an integrated technology platform is a critical step in attaining high levels
of maturity, it alone is not capable of generating value without strong underlying
processes, roles and incentive systems.

Level 1 maturity has been attained by the vast majority of utilities as a fundamental
part of operations resulting from focus on regulatory issues and risk controls
implemented over the past several years (see Figure 2). How consistently companies
build upon these underlying policies and processes and generate true business
value will determine their success moving forward.

Most utilities are currently operating at a Level 2 maturity, and many are
working to verify that roles, responsibilities and reward structures are consistent
with corporate policy. Reductions (or elimination) of skilled professionals
in trading, research, analytics, control and processing functions have resulted
in increased workloads and multiple roles for some trading staff. Incentive
payment structures need to be aligned with measures of corporate value, and
leaders require accurate information to correctly recognize and reward desired

At Level 3, an integrated technology base becomes a strategic imperative, enabling
integration of information sources, reducing manual efforts required and providing
a flexible basis for developing new products. Although some utilities have invested
heavily (and not always successfully) in new systems implementations, the majority
of companies are assessing their capabilities to quickly integrate existing
systems via data warehouses, middleware or integrated energy trading applications.

Level 4 maturity is attained only by firms with integrated organizational structures,
processes, analytics and straight-through processing which is designed to enable
seamless end-to-end trade processing and control, from market research to regulatory
reporting. Once at this level, companies have the flexibility to rapidly respond
to market changes and opportunities and have established processes of continuous
improvement to support adjustments as market conditions change.

Next-Generation Platforms

The next generation of energy trading platforms will respond to the imperatives
of regulatory oversight, increased competition from traditional and nontraditional
segments, sector convergence, mergers and consolidations and continuous change
in the business environment. Mature energy traders require new business and
technological capabilities based on new systems architecture requirements. Trading
organizations will require prompt access to various components integrated into
a consolidated trading platform with underlying data warehouses and interfaces
for access to market information and back-office systems. Speed to market, flexibility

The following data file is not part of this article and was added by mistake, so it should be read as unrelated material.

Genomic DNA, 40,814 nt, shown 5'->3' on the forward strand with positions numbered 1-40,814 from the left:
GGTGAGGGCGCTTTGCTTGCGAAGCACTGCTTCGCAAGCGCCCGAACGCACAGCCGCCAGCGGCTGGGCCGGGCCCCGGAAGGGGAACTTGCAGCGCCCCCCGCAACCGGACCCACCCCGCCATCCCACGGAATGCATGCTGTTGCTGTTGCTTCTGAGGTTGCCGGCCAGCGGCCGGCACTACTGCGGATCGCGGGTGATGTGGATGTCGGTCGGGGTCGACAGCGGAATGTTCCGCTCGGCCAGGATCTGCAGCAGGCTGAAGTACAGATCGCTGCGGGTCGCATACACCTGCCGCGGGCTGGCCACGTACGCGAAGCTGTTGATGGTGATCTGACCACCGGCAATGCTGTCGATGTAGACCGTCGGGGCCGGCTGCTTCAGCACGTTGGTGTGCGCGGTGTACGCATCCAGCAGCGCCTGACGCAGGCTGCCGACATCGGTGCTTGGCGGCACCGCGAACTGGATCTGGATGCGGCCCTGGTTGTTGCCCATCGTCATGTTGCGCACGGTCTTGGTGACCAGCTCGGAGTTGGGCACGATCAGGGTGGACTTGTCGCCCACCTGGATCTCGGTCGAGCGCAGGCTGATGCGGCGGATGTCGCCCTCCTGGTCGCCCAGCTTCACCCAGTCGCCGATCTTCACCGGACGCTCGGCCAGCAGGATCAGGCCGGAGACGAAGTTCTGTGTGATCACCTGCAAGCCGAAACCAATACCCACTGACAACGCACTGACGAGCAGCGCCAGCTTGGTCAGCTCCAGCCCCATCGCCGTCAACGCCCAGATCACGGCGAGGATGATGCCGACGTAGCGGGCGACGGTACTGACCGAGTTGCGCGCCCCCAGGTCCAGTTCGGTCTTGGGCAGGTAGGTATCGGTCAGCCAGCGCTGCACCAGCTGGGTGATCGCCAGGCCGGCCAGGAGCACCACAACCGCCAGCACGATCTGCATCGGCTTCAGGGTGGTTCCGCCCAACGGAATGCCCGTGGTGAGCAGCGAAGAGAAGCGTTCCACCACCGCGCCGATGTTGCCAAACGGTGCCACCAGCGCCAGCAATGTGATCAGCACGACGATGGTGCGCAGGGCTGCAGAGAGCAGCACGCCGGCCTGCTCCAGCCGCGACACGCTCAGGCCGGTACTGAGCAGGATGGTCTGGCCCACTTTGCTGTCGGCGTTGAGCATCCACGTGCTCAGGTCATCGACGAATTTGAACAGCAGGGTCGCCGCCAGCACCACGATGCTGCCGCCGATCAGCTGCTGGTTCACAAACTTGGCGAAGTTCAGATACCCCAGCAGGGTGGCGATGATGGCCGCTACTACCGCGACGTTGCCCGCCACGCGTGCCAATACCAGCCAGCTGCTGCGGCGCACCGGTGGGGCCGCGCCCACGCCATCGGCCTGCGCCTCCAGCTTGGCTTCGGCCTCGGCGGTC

and integrated services will be paramount.

Legacy System Transformation

Energy trading organizations that lack the appetite for investments in new
trading systems are adopting strategies to transform their existing systems
so they can introduce flexibility and portability not currently present. Utilizing
new technologies to unlock the value resident in legacy systems, companies are
leveraging enterprise architecture solutions and portals to reduce laborious
systems integration efforts, to reduce the need to modernize interfaces and
to solve data synchronization issues. Established methodologies focused on application
consolidation, renovation and Web enablement are bringing results at reduced
costs and reduced risk to ongoing operations.

Service-Oriented Architecture and Web Services

The goal of service-oriented architecture (SOA) is to “componentize” key business
processes so that they can be more easily changed to meet new business conditions
while also lowering the cost needed to manage and change the application. Componentization
of business processes and application functions create opportunities for collaborative
development and permits integration of established business rules with new applications.
Energy traders will have the ability to graft new functionality to the existing
suite of applications and diverse databases. Energy trading organizations have
invested heavily in legacy applications that often have achieved neither the
desired capabilities nor ROI. Web services allow true plug-and-play capabilities,
giving the energy trader the ability to implement new components or functionality
quickly and cost effectively as the business environment evolves. In addition,
SOA gives the energy trading organization the ability to achieve true BPM functionality;
more than real-time position management, it is proactively managing the portfolio
to a set of enterprise performance measures (as opposed to reacting to stale
indicators). Energy traders utilizing BPM concepts do not wait until the end
of closing periods to know their integrated key performance measures. BPM is
designed to provide nearreal- time access to the performance measures and the
ability to assess the impact of potential decisions on these measures.

Data Warehouse Integration

The importance of seamless data access (both transactional and market information)
to energy trading cannot be overstated. In the past, much of the data created
or acquired was simply dumped into discrete databases. Because of regulatory
pressure, more data integrity control has been introduced; however, many organizations
have yet to realize the full benefits of having a componentized data service
capability, enabling and controlling access to all corporate data. Next-generation
architectures must provide tools that will expedite the flow of business information
to the critical decision-making processes and support enterprise value optimization.
These tools are becoming a necessity to identify and evaluate potential trades
and their impact on the trading book and on the enterprise portfolio. The capability
to quickly and accurately assess the impact to credit risk, liquidity and market
risk enables comprehensive scenario-building to support risk management and
enterprise value optimization.

The next-generation energy trading platform offers companies the ability to
perform in the new risk-focused environment. The ability to integrate information
from trading platforms with information from other corporate systems will be
a critical factor in determining which energy traders will be key players and
which will cede space to more capable competitors.